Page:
a boy of twelve or fifteen years. The Congo native fre- 
quently throws it away or returns it to the person who 
gave it to him. Nothing less than a half -franc piece 
ten cents is valued. 

I have seen this illustrated many, many tunes, the first 
time in my own case. We were visiting a miserable fish- 
ing village of poor Bakongo. As I entered the village a 
naked child, no more than two or three years old, met me. 
I smiled at him and he at me. I extended my hand, which 
he clasped and accompanied me for half an hour as I 



wandered from house to house, never once relaxing his 
hold upon my fingers. It caused great amusement to the 
adult portion of the village, as apparently the little one 
rarely made such friendships. When I was about to leave 
I took a ten centime piece from my pocket and gave it to 
him. Such a look of disgust as came over his face would 
not be expected in any one short of adult years. It was 
the last time that I gave a copper to a native. 

Unquestionably one of the most striking characteristics 
of the Congo people is loquacity. Their tongues hang 
loosely, and wag incessantly. Anything will do to talk 
about. Start one and he will talk until you stop him. 
Quarrels, troubles, friendships, joys, plans, and achieve- 
ments, all are retailed at any hour of the day or night. 
When excited, several will talk together with great vivacity, 
though it is plain that no one knows what any other is 

One of the chief occupations of the man is the palaver. 
The Portuguese term applies to any serious consultation 
on any subject, pleasant or otherwise. A palaver may be 
confined to chiefs or it may include practically all the men 
of one or more villages. In many towns there is a place 
for gathering for palavers under a tree known as the pa- 
laver tree. Those who participate in a palaver bring their 
chairs or stools or a roll of skin, which they place upon the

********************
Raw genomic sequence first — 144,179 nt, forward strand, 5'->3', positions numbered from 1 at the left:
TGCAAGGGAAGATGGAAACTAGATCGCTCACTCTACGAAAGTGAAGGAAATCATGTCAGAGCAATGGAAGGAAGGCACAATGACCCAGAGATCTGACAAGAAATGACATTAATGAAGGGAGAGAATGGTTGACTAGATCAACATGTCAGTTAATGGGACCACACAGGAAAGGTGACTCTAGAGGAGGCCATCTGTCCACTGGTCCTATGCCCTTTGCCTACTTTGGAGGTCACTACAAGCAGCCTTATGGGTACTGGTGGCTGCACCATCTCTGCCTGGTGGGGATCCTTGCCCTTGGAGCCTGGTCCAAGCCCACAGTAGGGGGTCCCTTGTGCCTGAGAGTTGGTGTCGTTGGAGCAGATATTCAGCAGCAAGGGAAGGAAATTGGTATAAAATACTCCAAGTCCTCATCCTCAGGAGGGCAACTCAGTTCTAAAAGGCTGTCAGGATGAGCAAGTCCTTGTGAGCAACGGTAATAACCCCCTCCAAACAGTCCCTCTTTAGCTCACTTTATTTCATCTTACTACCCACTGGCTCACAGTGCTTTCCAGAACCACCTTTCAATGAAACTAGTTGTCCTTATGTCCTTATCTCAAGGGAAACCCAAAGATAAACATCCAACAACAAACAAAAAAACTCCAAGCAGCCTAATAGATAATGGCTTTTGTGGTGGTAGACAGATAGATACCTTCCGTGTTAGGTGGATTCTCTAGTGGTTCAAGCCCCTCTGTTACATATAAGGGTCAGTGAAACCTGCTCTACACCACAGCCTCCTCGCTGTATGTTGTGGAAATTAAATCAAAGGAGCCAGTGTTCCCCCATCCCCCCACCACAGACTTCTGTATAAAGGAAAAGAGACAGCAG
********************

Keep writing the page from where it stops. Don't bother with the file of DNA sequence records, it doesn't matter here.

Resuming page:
ground to sit upon. At the beginning there is more or less 
formality, and each one presents his view decently and in 
order; sometimes, however, hubbub ensues, disturbance 
arises, and the palaver breaks up hi disorder. In these 
palavers frequently speeches of great length and finished 
oratory are delivered. Not only are the emotions played 


upon by the speaker, but keen argument is employed, and 
the appeal is made to the intelligence. 

All matters of consequence tribal, intertribal, and 
dealings with the white man are settled in palavers. The 
white man who knows the natives is wise to conform to 
native customs. If he has some difficulty to settle, some 
favor to ask, some business to arrange, he will do well to 
have a formal palaver called in which he himself partici- 

On the occasion of my second visit to Ndombe I found 
the town in great excitement. Going to the chief's head- 
quarters, we found a great palaver in progress. Our com- 
ing was looked upon as a favorable omen, and with much 
formality chairs were brought and placed for us in the 
midst of the gathering. The remarks were translated to 
me as they were made. 

Ndombe's town is really an aggregation of villages. 
Not one but four different tribes are represented in the 
population. The central town, walled and of Bakuba 
style, was Ndombe's own. Three or four Bakete towns 
were clustered near it. In another direction were several 
Baluba towns, and close by them small villages of Batua. 
These four populations, though living by themselves, were 
all subject to Ndombe, and the group of villages taken 
together made a town of some pretension. 

The day before our visit, there had been a battle with 
the Bakete in which several men had been wounded, 
though none were killed. The trouble was taxes. The 
state demanded increased payments. The proud Bakuba 
decided that the Bakete should pay the new tax, and so 
informed them. Against this there had been a feeling of 



rebellion, and the Bakete refused to pay the tax. Hence 
the battle. All were greatly excited. The speeches were 
full of fire. The men Bakuba challenged each 
other to show mighty deeds of valor; they belittled and 
derided the unfortunate Bakete; they drew unpleasant 
contrasts between themselves and their vassals. 

Many of the speeches were fine efforts, and the words 
were emphasized by the most graceful and vigorous gestic- 
ulation. Finally an old woman crowded in from one side 
where she had been listening to the speeches. In impas- 
sioned language she described the heavy labors which the 
women of the tribe already endured. They could stand 
no more. If the Bakuba were men let them prove it now 
or forever after remain silent. Force the Bakete to work. 
Put no more heavy tasks upon your mothers, wives, and 
sisters. The old woman's speech stirred the audience, and 
the meeting broke up, the men hurrying to prepare them- 
selves for a new battle. 

The market was among the most important institutions i 
of the Congo native. It retains importance to the present 
day. In the Lower Congo a week consisted of four days, 1 
and market was held at each market-place once a week. \ 
The markets were named from the day of the week on 
which they were held. Thus, a Nsona market was a 
market held on the day of that name. 

To these markets people came in numbers from all the 
country round, and it was no uncommon thing to see